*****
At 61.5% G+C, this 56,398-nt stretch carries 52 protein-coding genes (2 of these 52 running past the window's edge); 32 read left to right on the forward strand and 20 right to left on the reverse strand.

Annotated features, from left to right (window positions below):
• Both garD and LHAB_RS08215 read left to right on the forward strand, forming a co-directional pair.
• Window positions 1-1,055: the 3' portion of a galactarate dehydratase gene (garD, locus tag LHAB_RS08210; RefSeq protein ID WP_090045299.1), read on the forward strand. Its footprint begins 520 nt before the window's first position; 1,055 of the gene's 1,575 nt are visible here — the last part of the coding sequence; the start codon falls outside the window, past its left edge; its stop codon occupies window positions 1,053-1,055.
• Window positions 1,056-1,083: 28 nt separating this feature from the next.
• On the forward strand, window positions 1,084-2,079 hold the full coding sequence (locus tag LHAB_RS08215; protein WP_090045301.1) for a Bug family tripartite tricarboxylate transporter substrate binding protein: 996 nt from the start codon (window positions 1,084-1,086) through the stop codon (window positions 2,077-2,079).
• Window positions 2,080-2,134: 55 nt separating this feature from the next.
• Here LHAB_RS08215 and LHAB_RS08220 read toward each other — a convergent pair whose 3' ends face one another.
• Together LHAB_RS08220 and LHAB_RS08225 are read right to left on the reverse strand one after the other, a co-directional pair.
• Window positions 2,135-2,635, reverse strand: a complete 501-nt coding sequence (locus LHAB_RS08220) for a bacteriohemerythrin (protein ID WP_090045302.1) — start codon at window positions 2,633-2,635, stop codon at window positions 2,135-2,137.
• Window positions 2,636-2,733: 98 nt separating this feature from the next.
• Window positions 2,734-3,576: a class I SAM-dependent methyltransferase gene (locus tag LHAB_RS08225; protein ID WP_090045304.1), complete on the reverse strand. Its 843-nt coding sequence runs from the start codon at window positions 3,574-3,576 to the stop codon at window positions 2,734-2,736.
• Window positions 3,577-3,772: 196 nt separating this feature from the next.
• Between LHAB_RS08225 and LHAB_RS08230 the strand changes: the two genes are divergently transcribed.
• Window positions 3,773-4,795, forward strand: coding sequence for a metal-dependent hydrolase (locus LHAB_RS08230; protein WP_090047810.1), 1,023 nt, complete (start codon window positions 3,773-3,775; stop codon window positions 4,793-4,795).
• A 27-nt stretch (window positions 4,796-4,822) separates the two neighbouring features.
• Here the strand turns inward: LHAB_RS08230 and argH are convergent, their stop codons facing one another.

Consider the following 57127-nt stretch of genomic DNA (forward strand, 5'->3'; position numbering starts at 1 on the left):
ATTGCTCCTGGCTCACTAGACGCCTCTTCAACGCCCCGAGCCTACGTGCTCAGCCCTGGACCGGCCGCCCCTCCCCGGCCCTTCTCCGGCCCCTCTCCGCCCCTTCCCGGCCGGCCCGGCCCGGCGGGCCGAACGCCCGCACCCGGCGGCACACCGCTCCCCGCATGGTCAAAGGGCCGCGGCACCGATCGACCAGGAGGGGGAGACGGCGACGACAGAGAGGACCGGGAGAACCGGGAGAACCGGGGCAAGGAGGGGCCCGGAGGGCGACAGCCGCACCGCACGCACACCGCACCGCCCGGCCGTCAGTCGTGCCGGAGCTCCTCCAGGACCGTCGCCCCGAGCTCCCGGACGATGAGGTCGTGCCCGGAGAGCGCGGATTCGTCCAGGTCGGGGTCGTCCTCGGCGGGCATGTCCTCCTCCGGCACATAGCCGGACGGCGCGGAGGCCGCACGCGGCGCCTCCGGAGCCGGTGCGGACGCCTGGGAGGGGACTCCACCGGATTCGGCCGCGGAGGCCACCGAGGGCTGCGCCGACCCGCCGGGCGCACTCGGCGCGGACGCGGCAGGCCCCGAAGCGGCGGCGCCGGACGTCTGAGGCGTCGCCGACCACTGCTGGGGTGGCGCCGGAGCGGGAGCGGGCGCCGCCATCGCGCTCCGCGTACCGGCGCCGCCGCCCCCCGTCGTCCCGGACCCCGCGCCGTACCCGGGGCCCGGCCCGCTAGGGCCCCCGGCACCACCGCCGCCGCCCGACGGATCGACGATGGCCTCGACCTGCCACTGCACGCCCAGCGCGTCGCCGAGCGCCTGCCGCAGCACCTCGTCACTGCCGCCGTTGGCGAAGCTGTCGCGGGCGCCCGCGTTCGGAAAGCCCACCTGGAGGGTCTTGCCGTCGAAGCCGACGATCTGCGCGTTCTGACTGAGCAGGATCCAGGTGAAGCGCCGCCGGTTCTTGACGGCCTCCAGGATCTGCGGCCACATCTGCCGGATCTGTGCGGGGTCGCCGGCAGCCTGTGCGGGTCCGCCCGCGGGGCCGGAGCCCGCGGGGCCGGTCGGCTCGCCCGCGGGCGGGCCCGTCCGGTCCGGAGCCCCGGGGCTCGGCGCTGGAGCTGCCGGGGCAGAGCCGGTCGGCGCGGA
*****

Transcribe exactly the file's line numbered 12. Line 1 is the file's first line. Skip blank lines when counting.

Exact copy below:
• Window positions 2,734-3,576: a class I SAM-dependent methyltransferase gene (locus tag LHAB_RS08225; protein ID WP_090045304.1), complete on the reverse strand. Its 843-nt coding sequence runs from the start codon at window positions 3,574-3,576 to the stop codon at window positions 2,734-2,736.